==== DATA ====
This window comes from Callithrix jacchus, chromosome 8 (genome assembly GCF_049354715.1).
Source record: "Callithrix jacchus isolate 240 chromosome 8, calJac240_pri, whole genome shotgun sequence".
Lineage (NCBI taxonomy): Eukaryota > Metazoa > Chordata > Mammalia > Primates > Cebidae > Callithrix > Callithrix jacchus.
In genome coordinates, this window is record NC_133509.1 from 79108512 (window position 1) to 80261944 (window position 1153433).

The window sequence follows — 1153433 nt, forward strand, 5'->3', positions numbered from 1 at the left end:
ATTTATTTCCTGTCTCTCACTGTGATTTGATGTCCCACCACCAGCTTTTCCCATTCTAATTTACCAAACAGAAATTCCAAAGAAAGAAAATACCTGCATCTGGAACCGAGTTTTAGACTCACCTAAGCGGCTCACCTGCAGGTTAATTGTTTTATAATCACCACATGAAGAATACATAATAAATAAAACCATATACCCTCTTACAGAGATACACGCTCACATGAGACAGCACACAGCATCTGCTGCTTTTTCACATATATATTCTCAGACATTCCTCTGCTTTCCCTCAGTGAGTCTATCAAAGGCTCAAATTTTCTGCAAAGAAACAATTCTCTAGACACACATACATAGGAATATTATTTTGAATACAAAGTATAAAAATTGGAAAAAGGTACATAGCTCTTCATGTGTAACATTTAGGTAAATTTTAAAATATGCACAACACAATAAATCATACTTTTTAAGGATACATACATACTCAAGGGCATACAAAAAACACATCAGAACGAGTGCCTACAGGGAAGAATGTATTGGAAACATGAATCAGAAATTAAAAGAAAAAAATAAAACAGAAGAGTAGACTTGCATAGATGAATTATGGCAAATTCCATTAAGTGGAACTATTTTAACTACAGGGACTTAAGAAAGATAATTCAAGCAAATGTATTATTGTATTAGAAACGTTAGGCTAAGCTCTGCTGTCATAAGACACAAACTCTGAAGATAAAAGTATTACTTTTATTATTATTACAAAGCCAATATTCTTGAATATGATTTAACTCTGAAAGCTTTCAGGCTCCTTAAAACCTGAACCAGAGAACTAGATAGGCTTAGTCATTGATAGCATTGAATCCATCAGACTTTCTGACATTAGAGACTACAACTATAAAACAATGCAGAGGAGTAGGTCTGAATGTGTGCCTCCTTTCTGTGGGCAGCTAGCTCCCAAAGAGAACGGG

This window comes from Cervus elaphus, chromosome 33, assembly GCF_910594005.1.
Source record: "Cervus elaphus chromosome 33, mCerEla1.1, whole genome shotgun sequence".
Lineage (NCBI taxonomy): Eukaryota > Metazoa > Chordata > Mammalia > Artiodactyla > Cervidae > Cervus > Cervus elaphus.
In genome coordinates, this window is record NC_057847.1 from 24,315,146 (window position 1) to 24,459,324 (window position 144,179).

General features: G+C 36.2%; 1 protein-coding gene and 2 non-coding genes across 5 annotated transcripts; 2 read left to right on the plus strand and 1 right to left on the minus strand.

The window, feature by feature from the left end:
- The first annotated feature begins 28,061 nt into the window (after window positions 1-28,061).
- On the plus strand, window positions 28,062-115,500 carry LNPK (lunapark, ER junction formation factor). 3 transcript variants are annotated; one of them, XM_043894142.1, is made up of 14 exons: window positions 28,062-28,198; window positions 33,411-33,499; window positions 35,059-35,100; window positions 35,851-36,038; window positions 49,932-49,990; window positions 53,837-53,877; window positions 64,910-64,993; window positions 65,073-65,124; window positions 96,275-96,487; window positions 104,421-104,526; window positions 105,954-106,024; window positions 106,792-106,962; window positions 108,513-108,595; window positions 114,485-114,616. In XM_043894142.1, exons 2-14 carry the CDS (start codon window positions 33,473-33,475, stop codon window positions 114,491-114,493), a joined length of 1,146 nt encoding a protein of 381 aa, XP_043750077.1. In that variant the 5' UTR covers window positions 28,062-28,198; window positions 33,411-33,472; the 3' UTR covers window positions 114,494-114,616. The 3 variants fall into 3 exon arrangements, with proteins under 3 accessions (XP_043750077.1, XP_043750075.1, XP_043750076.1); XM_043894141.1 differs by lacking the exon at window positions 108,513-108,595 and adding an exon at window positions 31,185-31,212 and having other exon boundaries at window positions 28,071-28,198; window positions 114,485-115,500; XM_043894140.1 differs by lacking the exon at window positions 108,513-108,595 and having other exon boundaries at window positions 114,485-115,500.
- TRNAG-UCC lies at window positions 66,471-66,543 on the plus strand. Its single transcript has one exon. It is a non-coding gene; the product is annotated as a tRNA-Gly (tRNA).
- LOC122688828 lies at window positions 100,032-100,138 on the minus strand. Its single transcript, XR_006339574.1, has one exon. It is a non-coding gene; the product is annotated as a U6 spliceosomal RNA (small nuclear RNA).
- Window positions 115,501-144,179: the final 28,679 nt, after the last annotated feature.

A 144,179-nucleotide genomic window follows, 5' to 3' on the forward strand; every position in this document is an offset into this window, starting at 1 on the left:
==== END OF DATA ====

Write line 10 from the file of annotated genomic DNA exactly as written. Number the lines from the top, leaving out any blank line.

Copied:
In genome coordinates, this window is record NC_057847.1 from 24,315,146 (window position 1) to 24,459,324 (window position 144,179).